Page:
Before my career break, I worked for a global accountancy firm as an employment tax manager. My route there took me through university and working for a number of smaller accountancy firms before joining one of the Big Four. It was a dynamic, fast paced environment, where I got a number of exciting opportunities and learned a lot.
Two children and seven years later, the company was offering voluntary redundancy and my husband and I decided it would a great time to take a career break and spend more time at home with the children. That was 2003 – little did I know my career break would last 15 years!
During that time, I’ve been pretty busy. Working from home, I set up and ran an e-commerce business before selling it on in 2011. I also started childminding for my family and friends in 2003 and over the years, gradually built up a nursery business which now employs qualified nursery nurses, provides childcare for 30 children and runs smoothly with a manager in place.
Running both businesses allowed me to carry on developing my financial skills, while developing a host of other skills! From number crunching to nappies, it was great to be home-based over the years while my kids were growing up. Now, with two older teenagers, I felt the time was right to take the big step back into corporate life.
After mustering up some courage and carrying out a bit of research I found Women Returners. It seemed perfect for me. I updated my CV, got a crash course in LinkedIn and applied for a role that seemed a great fit on their cross-company Returners to Financial Service, Legal and FinTech Scotland programme.
Grant Thornton appealed to me as they seemed to be doing things a little differently and I really liked their dynamic outlook. When I walked through the door for my interview, I immediately felt at home. My delight on hearing the news that I’d been successful was short-lived and quickly overtaken by the dreaded imposter syndrome. Would I really be able to learn new systems, to tackle this role, to keep up with the fast pace of corporate life after 15 years?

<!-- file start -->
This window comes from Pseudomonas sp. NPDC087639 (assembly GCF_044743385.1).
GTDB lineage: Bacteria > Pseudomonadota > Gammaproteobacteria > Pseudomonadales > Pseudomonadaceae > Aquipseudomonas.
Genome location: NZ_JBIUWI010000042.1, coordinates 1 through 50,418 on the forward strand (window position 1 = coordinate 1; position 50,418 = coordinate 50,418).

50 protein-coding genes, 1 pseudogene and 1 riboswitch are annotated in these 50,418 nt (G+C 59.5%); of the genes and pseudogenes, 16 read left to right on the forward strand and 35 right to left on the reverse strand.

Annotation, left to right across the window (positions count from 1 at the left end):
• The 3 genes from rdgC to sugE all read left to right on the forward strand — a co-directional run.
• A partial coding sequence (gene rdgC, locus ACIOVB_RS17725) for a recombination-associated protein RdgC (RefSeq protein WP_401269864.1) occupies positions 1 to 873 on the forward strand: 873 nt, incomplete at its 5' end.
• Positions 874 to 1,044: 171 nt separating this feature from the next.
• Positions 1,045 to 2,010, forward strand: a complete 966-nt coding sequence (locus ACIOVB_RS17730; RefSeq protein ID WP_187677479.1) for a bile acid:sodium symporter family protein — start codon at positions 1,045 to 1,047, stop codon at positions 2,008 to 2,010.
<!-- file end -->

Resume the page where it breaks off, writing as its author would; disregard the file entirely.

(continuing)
I really shouldn’t have worried – or had the sleepless nights. My experience of returning has been smooth and everyone in my team has been very supportive. While I had doubts that I wouldn’t be able to operate at the same level as before, I’ve been encouraged not to be too hard on myself and that it will take time to learn new systems and get back up to speed.
Importantly, I have been supported by a buddy, a mentor, coaching and an understanding people manager. This support has allowed me to relax into the role, knowing that I can ask for help when I need it. Grant Thornton also promote agile working to offer their staff a healthy work-life balance. I have chosen to work part-time, but I can also work from home when possible. This definitely provides a great work-life balance and it works well for me.
Now, over two months into the role, I’ve started to get into my stride and I was thrilled to have my contract extended. It has given me confidence, knowing that I am doing a good job. Now, I’m starting to work directly with clients and I’m enjoying this interaction and being back in a professional working environment.
Fifteen years is a long time to be away from the corporate world but re-joining has been easier than I thought. For anyone considering returning to work, my advice is to go for it! You will be surprised at just how much you have to offer employers and your confidence will soar. What you get back in return is simply invaluable.